Glyphosate ban ‘would squeeze UK wheat output by 20%’

A ban on herbicides containing glyphosate would reduce British wheat production by 20%, according to research from the UK’s Crop Protection Association (CPA).

The study, which was carried out in partnership with Oxford Economists and the Andersons Centre, put the costs of a ban at £940 million (€1.1 billion) for UK farmers.

Some 28 global regulators have approved the product for use. These include: the World Health Organisation; the European Food Safety Authority; the European Chemicals Agency; the US Environment Protection Agency; and Canada’s Pest Management Regulatory Agency.

However, the Vice-President of the European Parliament, Mairead McGuinness, recently said political pressure to ban certain herbicides would only increase in future.

According to the MEP, more than one million citizens have put their names to a petition to ban glysophate, which she said “is a signal for how citizens perceive plant protection products”.

Commenting on the results of the CPA study, Oxford Economics Director of Consulting, Ian Mulheirn, said: “Our report’s findings are very clear; a glyphosate ban will negatively impact UK GDP and agriculture at a time of real uncertainty for British farmers.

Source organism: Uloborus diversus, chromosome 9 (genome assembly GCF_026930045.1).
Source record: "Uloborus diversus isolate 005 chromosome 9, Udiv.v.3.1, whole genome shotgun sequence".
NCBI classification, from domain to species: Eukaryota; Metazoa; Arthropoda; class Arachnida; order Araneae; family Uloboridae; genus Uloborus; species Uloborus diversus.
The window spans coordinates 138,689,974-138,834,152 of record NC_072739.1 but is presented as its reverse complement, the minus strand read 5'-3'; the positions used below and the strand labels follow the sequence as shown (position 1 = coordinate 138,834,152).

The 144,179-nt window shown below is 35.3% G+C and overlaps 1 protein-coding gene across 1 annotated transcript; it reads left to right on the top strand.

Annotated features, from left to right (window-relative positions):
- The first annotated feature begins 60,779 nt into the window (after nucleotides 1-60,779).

“If glyphosate was not approved for use in the UK but remained available in the rest of the world, this would place domestic production at a considerable disadvantage. An EU-wide ban could even push up food prices for consumers.”

CPA Chief Executive Sarah Mukherjee described the debate as “more about politics than science”.

She said: “Glyphosate is and always has been safe, with over 40 years of robust scientific evidence showing no risk to safety.

Clearly the UK government should continue to champion a science-led approach to decision-making in Europe and vote to renew glyphosate’s licence.

“Failure to do so risks damaging the economy, the environment and the agricultural sector.”